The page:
Sunday, March 13, 2011

Stuxnet article in April Vanity Fair

This month's issue of Vanity Fair magazine (yes, Vanity Fair!) has a long retrospective surveying what we know, and don't know, about the mysterious Stuxnet worm.

Although it's been 8 months since the worm became widely known, and although it has been extensively studied since that time, there is still a large amount of uncertainty about the source of the worm, the forces behind the worm, and what this all means for the future of malware.

In its breathless fashion, Vanity Fair tries to make the case. The opening paragraph claims that

Stuxnet is the new face of 21st-century warfare: invisible, anonymous, and devastating

and the article concludes by painting a bleak picture of war-by-computer:

The wars would often be secret, waged by members of anonymous, elite brain trusts, none of whom would ever have to look an enemy in the eye. For people whose lives are connected to the targets, the results could be as catastrophic as a bombing raid, but would be even more disorienting. People would suffer, but would never be certain about whom to blame.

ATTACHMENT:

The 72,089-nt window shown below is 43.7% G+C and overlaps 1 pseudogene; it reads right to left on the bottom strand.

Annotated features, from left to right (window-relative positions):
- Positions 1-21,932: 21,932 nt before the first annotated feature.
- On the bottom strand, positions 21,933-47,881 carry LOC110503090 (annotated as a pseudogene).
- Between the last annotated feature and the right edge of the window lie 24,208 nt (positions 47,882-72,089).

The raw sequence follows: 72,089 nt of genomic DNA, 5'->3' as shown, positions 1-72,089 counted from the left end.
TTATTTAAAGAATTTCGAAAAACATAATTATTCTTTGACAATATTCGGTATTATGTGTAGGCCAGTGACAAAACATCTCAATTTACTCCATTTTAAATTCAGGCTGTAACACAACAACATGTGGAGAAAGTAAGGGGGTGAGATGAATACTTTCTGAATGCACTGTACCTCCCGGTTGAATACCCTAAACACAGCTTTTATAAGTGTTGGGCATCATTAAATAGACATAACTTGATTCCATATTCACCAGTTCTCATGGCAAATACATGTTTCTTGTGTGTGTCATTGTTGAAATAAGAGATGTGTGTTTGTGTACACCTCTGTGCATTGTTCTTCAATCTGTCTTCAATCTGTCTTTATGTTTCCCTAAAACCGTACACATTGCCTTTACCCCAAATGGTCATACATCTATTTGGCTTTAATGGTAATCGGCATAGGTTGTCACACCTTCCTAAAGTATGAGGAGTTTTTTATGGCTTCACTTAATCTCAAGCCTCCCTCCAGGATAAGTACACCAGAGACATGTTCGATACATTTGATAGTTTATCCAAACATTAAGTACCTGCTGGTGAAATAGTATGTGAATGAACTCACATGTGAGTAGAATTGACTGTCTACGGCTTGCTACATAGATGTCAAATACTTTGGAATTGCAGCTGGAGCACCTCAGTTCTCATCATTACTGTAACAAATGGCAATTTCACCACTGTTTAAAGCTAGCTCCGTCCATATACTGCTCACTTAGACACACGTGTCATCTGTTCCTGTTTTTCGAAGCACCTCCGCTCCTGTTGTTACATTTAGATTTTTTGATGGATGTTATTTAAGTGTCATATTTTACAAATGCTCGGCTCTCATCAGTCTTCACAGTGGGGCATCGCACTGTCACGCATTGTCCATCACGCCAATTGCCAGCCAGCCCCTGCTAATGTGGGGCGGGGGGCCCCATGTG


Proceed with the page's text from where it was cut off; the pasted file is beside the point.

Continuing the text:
Unfortunately, after all this time, Stuxnet is still better described by what we don't know, than by what we do. I can't fault the author of the Vanity Fair article, Michael Gross, for lack of effort in trying to understand what's behind the worm. Gross travels to Moscow to meet with Eugene Kaspersky, travels to Hamburg to meet with Ralph Langer, travels to Berlin to meet with Frank Rieger, and gets stone-walled by all sorts of other people: "Mossad could not be reached ... C.I.A. spokesman declined to comment ... National Security Agents representative wrote 'I don't have any information' ... U.S. Cyber Command has nothing further." Gross's strongest quasi-government source is Richard Clarke, who has been out of government for almost a decade.

As Gross observes, there are still two crucial aspects to this story:

  1. Who developed this worm?

  2. Did the worm actually work as intended by its authors?

And there are other, less vital, but still fascinating aspects to the story, such as whether and how the worm was actually uncovered:

From the beginning, many have found it odd that, of all the security companies in the world, an obscure Belarusian firm should be the one to find this threat -- and odder still that the serial rebooting that gave Stuxnet away has been reported nowhere else, as far as most of the worm's top analysts have heard.

All in all, the Stuxnet story continues to be quite intriguing, and the Vanity Fair article does a good job of keeping us up to date with the overall progress of the story.

No comments:

Post a Comment